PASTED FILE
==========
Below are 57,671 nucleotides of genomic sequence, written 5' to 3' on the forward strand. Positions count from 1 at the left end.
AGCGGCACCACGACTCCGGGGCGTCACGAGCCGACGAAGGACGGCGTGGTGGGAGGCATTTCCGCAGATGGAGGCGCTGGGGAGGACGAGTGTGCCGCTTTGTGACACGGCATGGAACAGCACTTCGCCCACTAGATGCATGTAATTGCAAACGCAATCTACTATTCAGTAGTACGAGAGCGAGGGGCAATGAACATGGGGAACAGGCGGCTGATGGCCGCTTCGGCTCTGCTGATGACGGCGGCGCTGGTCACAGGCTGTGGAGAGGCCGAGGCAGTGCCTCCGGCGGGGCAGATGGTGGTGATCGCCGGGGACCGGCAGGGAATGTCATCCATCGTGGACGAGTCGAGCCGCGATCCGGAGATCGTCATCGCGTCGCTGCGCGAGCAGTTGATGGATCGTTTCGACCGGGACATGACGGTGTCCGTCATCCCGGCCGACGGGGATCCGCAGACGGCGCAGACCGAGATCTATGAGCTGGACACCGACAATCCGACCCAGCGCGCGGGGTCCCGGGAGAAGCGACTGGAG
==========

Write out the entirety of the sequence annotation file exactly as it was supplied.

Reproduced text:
Below are 57,671 nucleotides of genomic sequence, written 5' to 3' on the forward strand. Positions count from 1 at the left end.
AGCGGCACCACGACTCCGGGGCGTCACGAGCCGACGAAGGACGGCGTGGTGGGAGGCATTTCCGCAGATGGAGGCGCTGGGGAGGACGAGTGTGCCGCTTTGTGACACGGCATGGAACAGCACTTCGCCCACTAGATGCATGTAATTGCAAACGCAATCTACTATTCAGTAGTACGAGAGCGAGGGGCAATGAACATGGGGAACAGGCGGCTGATGGCCGCTTCGGCTCTGCTGATGACGGCGGCGCTGGTCACAGGCTGTGGAGAGGCCGAGGCAGTGCCTCCGGCGGGGCAGATGGTGGTGATCGCCGGGGACCGGCAGGGAATGTCATCCATCGTGGACGAGTCGAGCCGCGATCCGGAGATCGTCATCGCGTCGCTGCGCGAGCAGTTGATGGATCGTTTCGACCGGGACATGACGGTGTCCGTCATCCCGGCCGACGGGGATCCGCAGACGGCGCAGACCGAGATCTATGAGCTGGACACCGACAATCCGACCCAGCGCGCGGGGTCCCGGGAGAAGCGACTGGAG